Henry tried to promote his calendar reform idea a few years back, but while news outlets were happy to report on it, the idea went nowhere.
This time, Henry has the backing of prominent Johns Hopkins economics professor Steve Hanke.
Hanke has helped establish new currency regimes in seven countries, so surely he can convince the world to make this change. He's framing the permanent calendar as a cost-saver for the business and financial world.
The Henry-Hanke Calendar, as it would be called, would mean businesses, schools and governments wouldn't have to re-draw their schedules most years (except for that troublesome extra-week year). It would be a whole lot simpler to figure out monthly interest on mortgages and bonds. Financial quarters would be the same (most of the time). Even drafting game schedules for sports leagues would be a breeze.
Really, the only ones who wouldn't benefit would be shirtless firemen who sell fundraising calendars.
Henry and Hanke's idea has been met with a lot of enthusiasm by some, says Henry – but by a lot of anger by many others.
"The biggest objection people typically have is they absolutely detest the idea that their birthday could be on a Tuesday or some other day in the middle of the week. A lot really hate that. And I tell them, ‘Fine, celebrate it on some different date. Who cares?'" he says.
The same would go for those phantom Jan. 31 birthdays; it's just a matter of adjustment, he insists.
Not content with just changing the world's calendar system, Henry would also like to get rid of all time zones and have the world adopt Universal Time instead. Air traffic controllers already use it, he notes, and in a global economy, having one time would make a lot of things easier.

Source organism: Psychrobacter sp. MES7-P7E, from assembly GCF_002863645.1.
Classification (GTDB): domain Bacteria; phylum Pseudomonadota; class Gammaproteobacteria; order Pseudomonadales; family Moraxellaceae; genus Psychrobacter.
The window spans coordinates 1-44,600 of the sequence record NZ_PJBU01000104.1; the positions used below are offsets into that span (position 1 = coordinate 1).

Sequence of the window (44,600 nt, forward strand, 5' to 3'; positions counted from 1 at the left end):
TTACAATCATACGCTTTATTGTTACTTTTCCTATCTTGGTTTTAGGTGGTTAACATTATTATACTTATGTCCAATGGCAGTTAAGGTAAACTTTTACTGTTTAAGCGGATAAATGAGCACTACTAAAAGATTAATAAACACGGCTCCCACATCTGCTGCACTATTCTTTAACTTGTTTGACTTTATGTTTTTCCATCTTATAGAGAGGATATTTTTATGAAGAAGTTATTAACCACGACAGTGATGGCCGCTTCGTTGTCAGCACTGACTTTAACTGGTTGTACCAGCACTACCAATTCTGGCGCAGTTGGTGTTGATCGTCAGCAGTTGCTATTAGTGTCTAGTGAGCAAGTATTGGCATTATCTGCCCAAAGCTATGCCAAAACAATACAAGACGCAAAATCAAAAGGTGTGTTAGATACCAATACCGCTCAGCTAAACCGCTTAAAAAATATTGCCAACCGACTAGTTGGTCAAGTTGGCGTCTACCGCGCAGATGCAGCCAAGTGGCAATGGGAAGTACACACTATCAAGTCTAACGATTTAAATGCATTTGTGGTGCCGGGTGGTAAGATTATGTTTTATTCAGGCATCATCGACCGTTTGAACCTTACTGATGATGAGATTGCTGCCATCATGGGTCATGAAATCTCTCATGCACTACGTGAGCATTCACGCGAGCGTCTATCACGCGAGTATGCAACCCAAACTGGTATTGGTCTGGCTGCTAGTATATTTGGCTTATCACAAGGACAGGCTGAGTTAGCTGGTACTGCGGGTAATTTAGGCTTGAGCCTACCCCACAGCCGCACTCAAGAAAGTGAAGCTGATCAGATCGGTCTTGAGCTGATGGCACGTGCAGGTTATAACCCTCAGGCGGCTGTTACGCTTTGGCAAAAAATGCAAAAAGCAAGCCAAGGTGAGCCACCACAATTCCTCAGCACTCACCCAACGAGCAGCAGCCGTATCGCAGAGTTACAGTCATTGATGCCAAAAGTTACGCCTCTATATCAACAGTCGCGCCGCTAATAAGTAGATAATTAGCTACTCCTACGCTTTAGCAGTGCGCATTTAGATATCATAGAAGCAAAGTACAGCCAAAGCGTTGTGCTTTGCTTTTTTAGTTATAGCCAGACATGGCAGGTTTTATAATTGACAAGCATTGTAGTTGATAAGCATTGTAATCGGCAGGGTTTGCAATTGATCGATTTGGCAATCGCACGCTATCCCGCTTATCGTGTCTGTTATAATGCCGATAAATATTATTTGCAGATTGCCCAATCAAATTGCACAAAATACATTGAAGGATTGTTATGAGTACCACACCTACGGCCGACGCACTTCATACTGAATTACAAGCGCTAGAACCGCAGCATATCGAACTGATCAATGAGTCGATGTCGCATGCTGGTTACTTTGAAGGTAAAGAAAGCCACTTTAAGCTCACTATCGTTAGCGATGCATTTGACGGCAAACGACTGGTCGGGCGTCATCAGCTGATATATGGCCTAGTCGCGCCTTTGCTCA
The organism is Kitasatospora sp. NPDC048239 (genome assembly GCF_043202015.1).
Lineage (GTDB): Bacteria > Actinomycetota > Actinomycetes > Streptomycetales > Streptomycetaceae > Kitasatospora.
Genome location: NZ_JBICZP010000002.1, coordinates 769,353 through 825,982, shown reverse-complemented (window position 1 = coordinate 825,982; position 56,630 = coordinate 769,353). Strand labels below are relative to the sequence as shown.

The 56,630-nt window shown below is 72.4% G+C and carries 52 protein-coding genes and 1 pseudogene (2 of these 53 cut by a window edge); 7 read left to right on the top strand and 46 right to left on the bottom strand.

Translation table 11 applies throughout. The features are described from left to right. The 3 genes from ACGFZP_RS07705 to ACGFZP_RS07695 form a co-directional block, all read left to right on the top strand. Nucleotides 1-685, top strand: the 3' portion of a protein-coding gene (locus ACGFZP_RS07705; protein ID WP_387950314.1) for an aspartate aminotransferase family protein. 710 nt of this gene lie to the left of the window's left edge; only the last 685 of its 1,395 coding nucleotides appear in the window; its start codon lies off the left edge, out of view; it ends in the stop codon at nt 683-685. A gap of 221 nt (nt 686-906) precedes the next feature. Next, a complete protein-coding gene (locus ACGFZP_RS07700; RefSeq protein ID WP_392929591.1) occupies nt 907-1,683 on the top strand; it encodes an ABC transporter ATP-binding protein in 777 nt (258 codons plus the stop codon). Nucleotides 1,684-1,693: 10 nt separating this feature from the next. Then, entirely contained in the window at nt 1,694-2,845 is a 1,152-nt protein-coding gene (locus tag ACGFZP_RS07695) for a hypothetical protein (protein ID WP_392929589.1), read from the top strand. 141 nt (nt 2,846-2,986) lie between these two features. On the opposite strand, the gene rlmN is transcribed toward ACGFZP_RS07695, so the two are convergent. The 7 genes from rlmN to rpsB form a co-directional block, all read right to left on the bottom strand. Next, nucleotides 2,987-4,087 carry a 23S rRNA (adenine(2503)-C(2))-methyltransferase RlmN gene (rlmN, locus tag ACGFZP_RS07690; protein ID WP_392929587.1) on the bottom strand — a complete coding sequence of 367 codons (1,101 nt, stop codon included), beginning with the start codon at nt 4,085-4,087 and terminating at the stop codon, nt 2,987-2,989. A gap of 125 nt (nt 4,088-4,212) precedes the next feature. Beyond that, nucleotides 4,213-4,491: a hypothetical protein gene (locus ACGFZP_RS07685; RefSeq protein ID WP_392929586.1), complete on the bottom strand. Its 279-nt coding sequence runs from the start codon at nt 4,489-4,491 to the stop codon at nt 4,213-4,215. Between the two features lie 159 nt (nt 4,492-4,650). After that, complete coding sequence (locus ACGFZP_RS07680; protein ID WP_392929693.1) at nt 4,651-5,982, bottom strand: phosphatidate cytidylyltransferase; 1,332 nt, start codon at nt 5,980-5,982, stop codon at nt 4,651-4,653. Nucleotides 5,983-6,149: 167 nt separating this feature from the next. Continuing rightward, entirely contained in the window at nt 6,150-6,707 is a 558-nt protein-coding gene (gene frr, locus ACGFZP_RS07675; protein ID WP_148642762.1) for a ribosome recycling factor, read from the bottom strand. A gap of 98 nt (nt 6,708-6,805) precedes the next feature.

Of course, it would mean that most of the world would have to switch their ideas of what 7 a.m. feels like. In Greenwich, England, for example, it might mean sunrise, but here in North America, it would mean the middle of the night.
But Henry insists it would make things a whole lot simpler and we'd all quickly get used to the change, just as Canadians got used to the switch to metric measurements. Besides, he says, time is a human construction anyway.
"The time IS exactly the same all around the world. In Australia, right now, it's now, believe it or not. It's not three hours from now. So the clock should be the same. It's just crazy that it's not," he says.
Henry admits the clock reform idea appears to be a lot harder sell than the calendar reform idea.
"But they really should change both together because it's all time," he says.
He admits that calendar reform "is a hopeless task." He knows it would take a lot of political will to get the entire world to switch its method of timekeeping.
"I'd like to see it happen, and while I'm prepared to put some work into it, I'm really a scientist; I'm not a politician. Hanke is the economist and I'm hoping he'll go the extra mile," Henry says.
"If it's really going to happen, someone has to trek to the United Nations and slog through it all. I'm hoping my partner, Prof. Hanke, is up for it," he says.
"He knows people in high places and maybe he can sell this thing."